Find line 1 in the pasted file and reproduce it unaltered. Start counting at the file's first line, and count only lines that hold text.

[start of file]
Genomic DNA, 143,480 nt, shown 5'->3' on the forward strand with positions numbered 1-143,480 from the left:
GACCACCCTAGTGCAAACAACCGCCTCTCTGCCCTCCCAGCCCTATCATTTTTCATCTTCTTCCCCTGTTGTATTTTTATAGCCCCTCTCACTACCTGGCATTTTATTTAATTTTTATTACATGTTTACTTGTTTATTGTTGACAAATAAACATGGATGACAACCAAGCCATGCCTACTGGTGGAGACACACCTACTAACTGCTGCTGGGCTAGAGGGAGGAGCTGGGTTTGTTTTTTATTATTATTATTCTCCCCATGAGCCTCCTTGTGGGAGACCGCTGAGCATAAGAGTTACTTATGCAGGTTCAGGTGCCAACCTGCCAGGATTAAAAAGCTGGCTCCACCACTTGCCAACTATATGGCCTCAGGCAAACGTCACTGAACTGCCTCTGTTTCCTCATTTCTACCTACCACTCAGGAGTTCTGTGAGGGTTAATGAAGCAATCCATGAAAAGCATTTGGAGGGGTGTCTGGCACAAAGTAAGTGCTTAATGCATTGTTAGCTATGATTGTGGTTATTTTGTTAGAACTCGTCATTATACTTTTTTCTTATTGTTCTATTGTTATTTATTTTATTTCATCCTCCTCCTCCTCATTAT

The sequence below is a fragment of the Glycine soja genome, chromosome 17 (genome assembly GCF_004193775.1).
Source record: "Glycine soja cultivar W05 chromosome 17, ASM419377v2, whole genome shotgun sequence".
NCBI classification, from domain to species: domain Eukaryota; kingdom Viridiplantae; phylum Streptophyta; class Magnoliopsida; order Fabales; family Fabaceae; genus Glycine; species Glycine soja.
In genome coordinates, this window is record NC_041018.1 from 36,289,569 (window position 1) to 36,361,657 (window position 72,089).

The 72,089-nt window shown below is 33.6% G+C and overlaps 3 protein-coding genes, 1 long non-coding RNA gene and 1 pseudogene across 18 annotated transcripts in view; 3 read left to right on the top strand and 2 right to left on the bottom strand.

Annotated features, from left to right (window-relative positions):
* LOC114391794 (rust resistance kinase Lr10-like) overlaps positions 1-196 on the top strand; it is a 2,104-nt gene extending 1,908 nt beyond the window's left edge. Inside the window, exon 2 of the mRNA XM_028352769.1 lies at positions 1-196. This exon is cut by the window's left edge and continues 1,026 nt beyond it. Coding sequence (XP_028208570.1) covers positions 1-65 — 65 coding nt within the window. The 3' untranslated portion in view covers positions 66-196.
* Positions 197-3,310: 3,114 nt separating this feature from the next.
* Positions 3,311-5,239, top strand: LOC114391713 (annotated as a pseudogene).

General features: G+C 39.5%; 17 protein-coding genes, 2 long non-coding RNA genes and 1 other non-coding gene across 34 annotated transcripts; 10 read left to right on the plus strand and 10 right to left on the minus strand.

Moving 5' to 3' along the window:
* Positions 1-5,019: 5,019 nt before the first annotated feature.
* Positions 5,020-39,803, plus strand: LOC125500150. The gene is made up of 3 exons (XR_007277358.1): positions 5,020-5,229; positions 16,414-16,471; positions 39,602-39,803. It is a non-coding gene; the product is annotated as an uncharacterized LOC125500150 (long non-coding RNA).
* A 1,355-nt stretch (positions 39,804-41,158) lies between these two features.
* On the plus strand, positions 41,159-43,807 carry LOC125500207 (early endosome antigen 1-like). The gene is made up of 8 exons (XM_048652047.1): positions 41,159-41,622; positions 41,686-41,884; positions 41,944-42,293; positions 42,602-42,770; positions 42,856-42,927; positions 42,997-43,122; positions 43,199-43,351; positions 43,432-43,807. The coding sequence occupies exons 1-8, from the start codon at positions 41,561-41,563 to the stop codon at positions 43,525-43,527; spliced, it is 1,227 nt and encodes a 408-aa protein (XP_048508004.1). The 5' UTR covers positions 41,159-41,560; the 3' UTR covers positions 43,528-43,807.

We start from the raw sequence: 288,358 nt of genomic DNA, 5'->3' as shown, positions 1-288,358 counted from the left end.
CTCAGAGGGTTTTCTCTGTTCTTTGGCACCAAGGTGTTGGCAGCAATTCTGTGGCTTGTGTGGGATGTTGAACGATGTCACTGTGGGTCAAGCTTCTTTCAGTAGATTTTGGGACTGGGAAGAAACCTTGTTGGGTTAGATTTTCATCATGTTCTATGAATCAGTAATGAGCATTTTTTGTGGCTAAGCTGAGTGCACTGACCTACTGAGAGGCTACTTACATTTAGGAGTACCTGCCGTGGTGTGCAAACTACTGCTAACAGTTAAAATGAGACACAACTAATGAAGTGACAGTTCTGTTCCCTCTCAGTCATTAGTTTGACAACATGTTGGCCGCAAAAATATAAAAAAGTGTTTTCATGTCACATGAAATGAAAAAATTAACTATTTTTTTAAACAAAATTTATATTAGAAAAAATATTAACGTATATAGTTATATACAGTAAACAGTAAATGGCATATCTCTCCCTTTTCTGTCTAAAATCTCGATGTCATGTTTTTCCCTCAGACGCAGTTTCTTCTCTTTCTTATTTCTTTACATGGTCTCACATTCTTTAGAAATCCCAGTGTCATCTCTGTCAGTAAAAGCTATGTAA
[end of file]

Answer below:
Genomic DNA, 143,480 nt, shown 5'->3' on the forward strand with positions numbered 1-143,480 from the left: